13. Alacrity

    November 10, 2008 3:31 pm

    Ahhh, the simple life…a toaster, microwave, hot plate and the smell of fresh coffee in the morning.

    What a huge project, but it looks like it will turn out beautifully! Are those skylights in the kitchen?

    Anyway, you are right. After the stress you’ve endured medically, it is easy to put this into perspective: you will have to deal with some major inconveniences and drop a lot of cash, but there is a wonderful guaranteed positive outcome at the end of it.

    Can’t wait to see how it turns out!

  14. Deathstar

    November 10, 2008 5:57 pm

    Girl, you are so right – a project that you pay for and get what you want – imagine that! An investment you can truly enjoy. What the heck is an air heated tub?

  15. io

    November 11, 2008 2:01 am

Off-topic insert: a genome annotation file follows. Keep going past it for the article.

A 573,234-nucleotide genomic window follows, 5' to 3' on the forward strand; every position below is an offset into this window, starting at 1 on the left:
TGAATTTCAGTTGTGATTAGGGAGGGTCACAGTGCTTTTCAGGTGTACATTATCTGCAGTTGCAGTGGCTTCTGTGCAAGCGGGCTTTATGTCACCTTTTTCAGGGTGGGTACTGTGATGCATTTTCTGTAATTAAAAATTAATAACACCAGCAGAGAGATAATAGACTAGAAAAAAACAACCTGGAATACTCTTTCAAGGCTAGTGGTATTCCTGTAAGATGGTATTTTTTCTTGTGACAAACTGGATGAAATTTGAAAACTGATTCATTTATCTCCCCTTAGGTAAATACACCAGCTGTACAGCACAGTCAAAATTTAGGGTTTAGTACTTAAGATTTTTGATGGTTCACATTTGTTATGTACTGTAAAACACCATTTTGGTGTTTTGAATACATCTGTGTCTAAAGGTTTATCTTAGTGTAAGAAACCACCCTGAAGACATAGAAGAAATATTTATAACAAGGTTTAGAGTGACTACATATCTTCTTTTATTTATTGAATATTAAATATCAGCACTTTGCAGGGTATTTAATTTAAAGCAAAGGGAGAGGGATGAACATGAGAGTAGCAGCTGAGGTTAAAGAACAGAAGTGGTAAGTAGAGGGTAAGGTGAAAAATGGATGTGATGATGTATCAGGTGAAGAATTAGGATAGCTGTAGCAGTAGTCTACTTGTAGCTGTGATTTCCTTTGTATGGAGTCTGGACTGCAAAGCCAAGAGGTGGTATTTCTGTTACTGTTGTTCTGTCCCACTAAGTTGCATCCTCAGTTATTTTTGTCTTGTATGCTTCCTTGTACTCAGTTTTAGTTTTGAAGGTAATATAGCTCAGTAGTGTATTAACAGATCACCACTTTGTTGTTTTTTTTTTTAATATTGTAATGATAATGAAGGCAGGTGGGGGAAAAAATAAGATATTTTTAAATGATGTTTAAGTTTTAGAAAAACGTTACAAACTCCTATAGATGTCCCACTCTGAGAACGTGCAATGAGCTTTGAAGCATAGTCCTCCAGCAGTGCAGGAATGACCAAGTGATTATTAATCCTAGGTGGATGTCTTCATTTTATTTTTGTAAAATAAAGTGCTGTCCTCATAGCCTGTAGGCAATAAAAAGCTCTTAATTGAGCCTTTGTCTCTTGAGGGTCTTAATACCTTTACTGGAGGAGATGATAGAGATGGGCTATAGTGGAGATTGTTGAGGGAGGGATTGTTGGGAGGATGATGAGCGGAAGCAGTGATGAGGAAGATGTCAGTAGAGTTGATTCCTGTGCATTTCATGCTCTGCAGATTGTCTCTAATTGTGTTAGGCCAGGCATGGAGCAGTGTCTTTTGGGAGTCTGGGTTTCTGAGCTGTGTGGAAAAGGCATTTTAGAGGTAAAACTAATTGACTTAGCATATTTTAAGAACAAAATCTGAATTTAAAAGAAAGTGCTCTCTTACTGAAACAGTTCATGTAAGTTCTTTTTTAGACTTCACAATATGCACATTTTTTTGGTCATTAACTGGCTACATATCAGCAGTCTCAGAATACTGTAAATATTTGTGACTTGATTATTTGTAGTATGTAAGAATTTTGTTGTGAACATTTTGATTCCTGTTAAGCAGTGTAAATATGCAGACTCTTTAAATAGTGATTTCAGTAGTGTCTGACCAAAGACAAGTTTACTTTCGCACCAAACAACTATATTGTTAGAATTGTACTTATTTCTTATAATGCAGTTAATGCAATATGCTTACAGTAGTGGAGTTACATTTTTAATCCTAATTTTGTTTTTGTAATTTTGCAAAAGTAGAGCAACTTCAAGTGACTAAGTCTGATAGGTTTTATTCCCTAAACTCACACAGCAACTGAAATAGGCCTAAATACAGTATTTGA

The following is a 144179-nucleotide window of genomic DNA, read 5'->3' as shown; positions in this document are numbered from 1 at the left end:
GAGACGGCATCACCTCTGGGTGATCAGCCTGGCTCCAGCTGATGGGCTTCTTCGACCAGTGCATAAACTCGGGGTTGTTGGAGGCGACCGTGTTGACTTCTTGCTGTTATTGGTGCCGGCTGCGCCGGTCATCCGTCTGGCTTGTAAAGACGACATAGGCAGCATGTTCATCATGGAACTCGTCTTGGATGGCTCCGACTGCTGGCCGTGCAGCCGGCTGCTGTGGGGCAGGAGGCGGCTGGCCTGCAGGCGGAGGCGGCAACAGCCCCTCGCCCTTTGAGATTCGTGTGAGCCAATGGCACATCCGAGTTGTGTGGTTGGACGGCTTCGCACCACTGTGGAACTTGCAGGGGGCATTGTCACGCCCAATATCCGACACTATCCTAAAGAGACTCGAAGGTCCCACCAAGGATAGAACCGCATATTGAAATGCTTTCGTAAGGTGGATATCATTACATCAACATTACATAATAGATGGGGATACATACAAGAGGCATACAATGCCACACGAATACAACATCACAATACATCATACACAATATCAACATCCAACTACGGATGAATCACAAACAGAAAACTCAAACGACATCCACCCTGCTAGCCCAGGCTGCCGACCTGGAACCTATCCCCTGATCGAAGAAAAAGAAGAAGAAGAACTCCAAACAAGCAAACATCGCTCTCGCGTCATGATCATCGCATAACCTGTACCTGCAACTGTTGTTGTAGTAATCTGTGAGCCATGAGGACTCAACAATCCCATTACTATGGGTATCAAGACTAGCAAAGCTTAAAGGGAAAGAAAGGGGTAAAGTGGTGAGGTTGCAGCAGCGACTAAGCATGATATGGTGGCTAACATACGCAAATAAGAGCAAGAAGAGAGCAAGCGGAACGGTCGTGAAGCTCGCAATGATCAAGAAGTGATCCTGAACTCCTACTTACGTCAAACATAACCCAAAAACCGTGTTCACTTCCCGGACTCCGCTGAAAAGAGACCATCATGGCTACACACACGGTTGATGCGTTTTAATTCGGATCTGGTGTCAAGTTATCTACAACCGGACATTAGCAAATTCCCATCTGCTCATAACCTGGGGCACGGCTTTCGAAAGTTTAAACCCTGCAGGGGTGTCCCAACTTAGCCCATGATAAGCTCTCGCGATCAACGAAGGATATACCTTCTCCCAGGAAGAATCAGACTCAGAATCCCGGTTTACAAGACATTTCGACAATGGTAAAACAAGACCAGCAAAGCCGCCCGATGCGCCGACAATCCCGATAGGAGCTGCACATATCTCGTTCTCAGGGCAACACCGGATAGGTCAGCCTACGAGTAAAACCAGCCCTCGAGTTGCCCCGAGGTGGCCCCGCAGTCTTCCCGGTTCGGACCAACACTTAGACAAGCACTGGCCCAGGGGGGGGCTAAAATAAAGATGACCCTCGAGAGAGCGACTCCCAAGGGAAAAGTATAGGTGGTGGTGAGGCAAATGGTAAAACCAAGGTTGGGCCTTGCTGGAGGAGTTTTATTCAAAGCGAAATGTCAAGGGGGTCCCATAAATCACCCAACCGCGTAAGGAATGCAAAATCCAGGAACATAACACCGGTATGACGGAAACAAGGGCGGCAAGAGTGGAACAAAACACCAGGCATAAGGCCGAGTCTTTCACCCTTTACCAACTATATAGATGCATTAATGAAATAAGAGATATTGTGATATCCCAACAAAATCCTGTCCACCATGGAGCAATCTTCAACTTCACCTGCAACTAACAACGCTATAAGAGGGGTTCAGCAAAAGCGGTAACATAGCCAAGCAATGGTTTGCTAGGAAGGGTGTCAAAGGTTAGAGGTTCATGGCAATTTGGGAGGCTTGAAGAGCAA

Um, can I come over and use your tub once it’s in? It sounds mahhhvelous.
    And I feel you on the cold. We haven’t turned on our furnace yet, so I am typing this in a hat and scarf and fleece over my sweater and blanket over my legs…but the bed at night is so warm and cozy.
    I’m glad you’re able to look on the bright side as your house gets torn apart!

  16. MLO

    November 11, 2008 5:15 am

    Been on the road for the last few days – and trying to make up to our Pekinese. See, I do get what you are saying, but, my DH is one who seems to have physical pain when spending money. This makes our renovations painful – especially when waiting to see if stuff is going to get fixed.

    It probably doesn’t help that he has a friend with a never-ending project of a house…

  17. lady macleod

    November 11, 2008 5:35 am

    OH we went through extensive remodeling with Q’s grandparents a few years back! You will be so thrilled when it’s over you won’t remember the pain. I can’t wait to see the “after” photographs.

  18. Shinejil

    November 14, 2008 7:16 pm

    I love the hose holder! Actually, with the way my husband and I cook, a hose to spray everything down is not that bad an idea.

    Maybe that’s part of the silver lining in all this crap: Nothing fazes you after you’ve been through IF hell. Remodeling? Pshaw! Walk in the park!

    Can’t wait to hear about the final results!